Corrosion inhibitors have offered new opportunities to bring positive impacts on our society, especially when it has helped in protecting metals against corrosion in an aqueous solution. Unfortunately, the commonly known corrosion inhibitors used to protect metals or alloys against corrosion are invariably related to one or more drawbacks such as the employment of hazardous anti-corrosion agents, leakage of anti-corrosion agents in aqueous solution, and high solubility of anti-corrosion agents in water. Over the years, using food additives as anti-corrosion agents have drawn interest as it offers biocompatibility, less toxic, and promising applications. In general, food additives are considered safe for human consumption worldwide, and it was rigorously tested and approved by the US Food and Drug Administration. Nowadays, researchers are more interested in innovating and using green, less toxic, and economical corrosion inhibitors in metal and alloy protection. As such, we have reviewed the use of food additives to protect metals and alloys against corrosion. The current review is significant and differs from the previous review articles made on corrosion inhibitors, in which the new role of food additives is highlighted as green and environmental-friendly substances in the protection of metals and alloys against corrosion. It is anticipated that the next generation will be utilizing non-toxic and sustainable anti-corrosion agents, in which food additives might be the potential to fulfill the green chemistry goals.
A review of valorization of oyster mushroom species and waste generated in the mushroom cultivation is presented, with a focus on the cultivation and valorization techniques, conditions, current research status and particularly the hazard mitigation and value-added recovery of the waste mushroom substrate (WMS) - an abundant waste in mushroom cultivation industry. Based on the studies reviewed, the production rate of the present mushroom industry is inadequate to meet market demands. There is a need for the development of new mushroom cultivation methods that can guarantee an increase in mushroom productivity and quality (nutritional and medicinal properties). This review shows that the cylindrical baglog cultivation method is more advantageous compared with the wood tray cultivation method to improve the mushroom yield and cost efficiency. Approximately 5 kg of potentially hazardous WMS (spreading diseases in mushroom farm) is generated for production of 1 kg of mushroom. This encourages various valorization of WMS for use in agricultural and energy conversion applications, mainly as biocompost, plant growing media, and bioenergy. The use of WMS as biofertilizer has shown desirable performance compared to conventional chemical fertilizer, whilst the use of WMS as energy feedstock could produce cleaner bioenergy sources compared to conventional fuels.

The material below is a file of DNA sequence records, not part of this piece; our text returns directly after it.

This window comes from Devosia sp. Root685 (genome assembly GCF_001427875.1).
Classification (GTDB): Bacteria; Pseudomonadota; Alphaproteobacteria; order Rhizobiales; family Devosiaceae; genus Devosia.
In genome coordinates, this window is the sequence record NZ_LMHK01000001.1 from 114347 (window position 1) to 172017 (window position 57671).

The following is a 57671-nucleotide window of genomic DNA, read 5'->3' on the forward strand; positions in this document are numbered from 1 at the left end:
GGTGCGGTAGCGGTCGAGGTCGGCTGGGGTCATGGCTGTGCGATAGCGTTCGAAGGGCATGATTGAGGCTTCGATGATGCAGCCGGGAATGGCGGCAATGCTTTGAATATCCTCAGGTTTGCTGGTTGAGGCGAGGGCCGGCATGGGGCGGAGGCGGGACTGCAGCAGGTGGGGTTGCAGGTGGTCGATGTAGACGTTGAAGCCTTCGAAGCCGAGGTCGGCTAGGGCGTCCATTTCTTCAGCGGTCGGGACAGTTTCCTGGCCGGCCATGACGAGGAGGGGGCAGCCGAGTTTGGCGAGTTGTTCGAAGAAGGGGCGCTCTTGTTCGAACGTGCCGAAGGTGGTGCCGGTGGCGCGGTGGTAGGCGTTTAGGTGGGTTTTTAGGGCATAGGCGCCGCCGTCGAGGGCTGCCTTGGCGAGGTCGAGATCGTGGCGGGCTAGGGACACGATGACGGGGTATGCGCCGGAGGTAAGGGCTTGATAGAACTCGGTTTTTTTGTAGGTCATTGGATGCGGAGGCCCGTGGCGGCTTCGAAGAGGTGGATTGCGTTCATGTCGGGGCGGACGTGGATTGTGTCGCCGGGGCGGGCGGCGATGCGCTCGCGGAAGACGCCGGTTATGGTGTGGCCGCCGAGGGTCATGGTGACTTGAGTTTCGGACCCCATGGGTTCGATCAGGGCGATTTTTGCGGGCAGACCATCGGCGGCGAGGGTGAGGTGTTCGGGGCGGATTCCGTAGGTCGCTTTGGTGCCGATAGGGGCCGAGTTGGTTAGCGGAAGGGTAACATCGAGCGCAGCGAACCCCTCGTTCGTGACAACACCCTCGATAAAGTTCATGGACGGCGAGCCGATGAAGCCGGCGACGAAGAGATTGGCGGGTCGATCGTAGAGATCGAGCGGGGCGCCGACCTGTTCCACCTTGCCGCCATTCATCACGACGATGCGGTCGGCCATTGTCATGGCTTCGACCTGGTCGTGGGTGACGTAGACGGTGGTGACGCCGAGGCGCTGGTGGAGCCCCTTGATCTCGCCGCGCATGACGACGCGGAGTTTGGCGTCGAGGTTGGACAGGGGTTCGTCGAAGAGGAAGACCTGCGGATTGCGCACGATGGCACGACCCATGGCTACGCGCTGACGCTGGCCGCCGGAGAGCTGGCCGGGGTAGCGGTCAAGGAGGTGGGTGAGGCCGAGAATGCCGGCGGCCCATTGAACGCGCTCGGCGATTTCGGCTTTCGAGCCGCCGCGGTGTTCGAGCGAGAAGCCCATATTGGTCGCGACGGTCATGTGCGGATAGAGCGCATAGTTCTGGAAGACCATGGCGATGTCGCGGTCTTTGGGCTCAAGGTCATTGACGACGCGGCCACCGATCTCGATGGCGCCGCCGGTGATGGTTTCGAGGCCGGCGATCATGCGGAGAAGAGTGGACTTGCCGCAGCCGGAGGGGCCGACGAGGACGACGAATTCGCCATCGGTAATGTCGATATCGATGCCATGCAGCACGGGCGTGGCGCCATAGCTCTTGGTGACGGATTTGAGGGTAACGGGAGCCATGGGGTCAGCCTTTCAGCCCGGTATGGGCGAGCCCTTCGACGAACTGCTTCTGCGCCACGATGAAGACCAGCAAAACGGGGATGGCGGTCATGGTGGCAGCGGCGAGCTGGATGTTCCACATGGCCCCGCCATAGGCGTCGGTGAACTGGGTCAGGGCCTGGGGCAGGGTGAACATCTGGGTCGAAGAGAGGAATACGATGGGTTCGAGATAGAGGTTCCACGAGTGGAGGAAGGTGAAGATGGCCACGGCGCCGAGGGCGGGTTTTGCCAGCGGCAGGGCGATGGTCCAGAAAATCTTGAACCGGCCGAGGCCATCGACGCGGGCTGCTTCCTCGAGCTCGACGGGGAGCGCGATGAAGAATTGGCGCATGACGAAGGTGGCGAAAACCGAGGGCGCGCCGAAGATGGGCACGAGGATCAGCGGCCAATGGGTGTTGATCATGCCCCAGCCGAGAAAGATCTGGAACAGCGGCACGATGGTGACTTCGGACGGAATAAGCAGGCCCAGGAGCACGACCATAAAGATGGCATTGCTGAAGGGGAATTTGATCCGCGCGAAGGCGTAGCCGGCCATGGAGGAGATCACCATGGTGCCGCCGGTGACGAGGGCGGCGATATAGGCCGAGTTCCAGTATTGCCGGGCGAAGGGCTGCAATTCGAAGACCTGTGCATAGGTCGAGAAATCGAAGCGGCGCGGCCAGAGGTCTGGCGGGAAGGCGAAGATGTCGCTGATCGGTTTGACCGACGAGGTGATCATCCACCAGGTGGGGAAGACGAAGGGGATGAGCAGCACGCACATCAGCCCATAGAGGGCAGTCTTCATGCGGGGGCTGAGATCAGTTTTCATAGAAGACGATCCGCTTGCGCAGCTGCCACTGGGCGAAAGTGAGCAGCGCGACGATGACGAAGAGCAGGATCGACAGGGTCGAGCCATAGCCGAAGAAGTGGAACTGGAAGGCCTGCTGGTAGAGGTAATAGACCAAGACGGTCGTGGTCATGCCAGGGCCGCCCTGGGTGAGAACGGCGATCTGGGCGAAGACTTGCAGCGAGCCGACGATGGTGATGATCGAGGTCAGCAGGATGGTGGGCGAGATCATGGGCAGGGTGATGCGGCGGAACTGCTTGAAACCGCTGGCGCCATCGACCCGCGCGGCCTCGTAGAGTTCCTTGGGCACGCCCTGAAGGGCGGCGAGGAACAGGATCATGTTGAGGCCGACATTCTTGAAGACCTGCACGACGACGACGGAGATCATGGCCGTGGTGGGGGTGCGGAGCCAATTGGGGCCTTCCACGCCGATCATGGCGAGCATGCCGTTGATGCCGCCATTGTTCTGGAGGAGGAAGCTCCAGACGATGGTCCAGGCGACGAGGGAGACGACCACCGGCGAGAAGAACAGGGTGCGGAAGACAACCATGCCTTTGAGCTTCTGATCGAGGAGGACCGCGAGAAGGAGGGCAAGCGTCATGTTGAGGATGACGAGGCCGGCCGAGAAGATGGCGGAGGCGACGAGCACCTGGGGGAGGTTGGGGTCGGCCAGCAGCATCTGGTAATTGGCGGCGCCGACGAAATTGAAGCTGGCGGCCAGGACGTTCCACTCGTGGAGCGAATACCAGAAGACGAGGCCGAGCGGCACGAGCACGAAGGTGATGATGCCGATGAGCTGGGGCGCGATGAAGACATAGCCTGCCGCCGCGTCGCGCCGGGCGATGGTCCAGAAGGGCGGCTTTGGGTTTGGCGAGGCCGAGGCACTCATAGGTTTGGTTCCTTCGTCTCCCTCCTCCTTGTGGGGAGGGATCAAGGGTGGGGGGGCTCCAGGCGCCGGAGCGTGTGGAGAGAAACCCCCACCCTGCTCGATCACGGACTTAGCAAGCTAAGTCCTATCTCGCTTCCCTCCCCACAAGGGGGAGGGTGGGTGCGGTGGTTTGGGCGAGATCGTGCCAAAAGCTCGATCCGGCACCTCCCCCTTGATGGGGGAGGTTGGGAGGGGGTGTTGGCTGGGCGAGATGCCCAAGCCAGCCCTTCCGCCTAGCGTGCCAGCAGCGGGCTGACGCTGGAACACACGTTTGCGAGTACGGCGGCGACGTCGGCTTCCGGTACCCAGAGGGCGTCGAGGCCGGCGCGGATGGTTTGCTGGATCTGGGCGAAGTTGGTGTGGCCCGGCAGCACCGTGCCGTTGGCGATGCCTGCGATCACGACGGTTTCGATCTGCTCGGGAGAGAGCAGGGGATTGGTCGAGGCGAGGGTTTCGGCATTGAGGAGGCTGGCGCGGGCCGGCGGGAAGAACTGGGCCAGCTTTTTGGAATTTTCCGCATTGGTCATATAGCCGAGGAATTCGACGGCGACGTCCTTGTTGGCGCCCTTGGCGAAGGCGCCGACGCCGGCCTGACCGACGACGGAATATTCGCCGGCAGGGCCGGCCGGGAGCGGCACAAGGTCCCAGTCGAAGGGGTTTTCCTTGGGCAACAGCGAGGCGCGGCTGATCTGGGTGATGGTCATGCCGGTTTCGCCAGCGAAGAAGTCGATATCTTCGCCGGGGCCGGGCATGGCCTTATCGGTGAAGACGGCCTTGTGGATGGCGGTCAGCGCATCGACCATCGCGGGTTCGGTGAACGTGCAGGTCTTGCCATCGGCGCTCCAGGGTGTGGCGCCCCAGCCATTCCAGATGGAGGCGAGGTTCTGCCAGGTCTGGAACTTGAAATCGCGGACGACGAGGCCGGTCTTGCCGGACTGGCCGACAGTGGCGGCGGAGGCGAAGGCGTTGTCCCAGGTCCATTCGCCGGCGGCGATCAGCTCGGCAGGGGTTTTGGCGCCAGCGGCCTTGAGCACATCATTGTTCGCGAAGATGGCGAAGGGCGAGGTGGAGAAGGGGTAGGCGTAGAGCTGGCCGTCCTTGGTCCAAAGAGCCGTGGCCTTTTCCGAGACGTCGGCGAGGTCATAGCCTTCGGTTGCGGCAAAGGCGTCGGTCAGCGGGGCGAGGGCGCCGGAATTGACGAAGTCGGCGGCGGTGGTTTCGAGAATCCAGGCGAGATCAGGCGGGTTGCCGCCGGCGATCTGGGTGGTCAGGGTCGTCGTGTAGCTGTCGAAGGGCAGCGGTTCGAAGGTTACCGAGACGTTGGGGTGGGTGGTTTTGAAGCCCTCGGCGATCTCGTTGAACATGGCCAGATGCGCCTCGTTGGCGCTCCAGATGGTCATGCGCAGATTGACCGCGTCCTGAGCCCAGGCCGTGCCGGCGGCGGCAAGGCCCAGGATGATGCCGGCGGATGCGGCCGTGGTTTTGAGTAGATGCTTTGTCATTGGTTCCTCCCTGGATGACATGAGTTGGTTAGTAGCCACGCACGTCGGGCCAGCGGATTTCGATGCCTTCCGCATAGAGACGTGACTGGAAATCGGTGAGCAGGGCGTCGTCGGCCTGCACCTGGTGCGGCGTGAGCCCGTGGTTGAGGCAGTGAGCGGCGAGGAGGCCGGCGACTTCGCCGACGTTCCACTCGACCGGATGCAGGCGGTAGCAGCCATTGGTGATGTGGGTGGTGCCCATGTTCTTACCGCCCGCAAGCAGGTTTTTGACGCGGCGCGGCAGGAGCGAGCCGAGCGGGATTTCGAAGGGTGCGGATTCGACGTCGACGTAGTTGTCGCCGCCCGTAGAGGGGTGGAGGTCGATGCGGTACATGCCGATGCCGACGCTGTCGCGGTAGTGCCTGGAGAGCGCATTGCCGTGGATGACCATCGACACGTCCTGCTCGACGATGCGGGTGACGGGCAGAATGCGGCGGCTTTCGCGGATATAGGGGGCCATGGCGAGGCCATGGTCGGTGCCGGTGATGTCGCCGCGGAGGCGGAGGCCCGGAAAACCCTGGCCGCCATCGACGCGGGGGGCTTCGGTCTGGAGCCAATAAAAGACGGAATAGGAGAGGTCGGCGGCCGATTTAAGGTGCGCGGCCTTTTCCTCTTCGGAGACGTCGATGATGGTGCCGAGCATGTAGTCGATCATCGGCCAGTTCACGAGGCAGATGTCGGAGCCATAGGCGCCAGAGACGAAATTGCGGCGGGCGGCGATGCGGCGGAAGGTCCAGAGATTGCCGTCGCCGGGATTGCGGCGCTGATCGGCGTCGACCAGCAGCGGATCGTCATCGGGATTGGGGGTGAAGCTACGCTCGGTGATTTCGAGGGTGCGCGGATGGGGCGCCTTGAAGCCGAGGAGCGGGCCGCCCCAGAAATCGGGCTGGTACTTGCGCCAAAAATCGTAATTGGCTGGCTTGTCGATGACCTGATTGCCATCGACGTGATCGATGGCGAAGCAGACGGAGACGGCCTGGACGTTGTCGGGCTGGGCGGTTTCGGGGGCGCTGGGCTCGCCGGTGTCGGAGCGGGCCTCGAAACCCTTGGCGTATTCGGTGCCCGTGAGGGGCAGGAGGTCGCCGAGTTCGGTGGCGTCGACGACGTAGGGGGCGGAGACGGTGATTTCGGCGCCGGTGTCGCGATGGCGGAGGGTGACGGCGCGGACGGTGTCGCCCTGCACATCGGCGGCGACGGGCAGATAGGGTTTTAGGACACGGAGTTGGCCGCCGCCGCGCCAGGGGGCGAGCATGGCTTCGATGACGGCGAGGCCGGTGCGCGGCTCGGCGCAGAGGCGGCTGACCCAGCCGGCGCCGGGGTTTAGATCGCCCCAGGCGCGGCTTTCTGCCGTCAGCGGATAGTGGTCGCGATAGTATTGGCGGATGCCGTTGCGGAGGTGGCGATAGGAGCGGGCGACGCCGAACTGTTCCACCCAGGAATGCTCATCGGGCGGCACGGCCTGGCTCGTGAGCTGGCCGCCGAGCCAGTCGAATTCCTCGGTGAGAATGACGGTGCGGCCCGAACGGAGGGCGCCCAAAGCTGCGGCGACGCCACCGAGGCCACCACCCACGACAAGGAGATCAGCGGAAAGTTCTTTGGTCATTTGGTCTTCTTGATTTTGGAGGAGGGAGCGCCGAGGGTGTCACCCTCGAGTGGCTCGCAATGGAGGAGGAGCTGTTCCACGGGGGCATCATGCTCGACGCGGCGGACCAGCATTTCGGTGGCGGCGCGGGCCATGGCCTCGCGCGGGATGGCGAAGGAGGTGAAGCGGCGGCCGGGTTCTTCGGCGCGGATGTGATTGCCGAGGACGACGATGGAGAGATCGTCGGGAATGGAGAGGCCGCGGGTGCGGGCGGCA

Microwave vacuum pyrolysis of palm kernel shell was examined to produce engineered biochar for application as additive in agriculture application. The pyrolysis approach, performed at 750 W of microwave power, produced higher yield of porous biochar (28 wt%) with high surface area (270 cm2/g) compared to the yield obtained by conventional approach (<23 wt%). Addition of the porous biochar in mushroom substrate showed increased moisture content (99%) compared to the substrate without biochar (96%). The mushroom substrate added with biochar (150 g) was optimal in shortening formation, growth, and full colonization of the mycelium within one month. Using 2.5% of the biochar in mushroom substrate desirably maintained the optimum pH level (6.8-7) during the mycelium colonization period, leading to high mycelium growth (up to 91%) and mushroom yield (up to 280 g). The engineered biochar shows great potential as moisture retention and neutralizing agent in mushroom cultivation.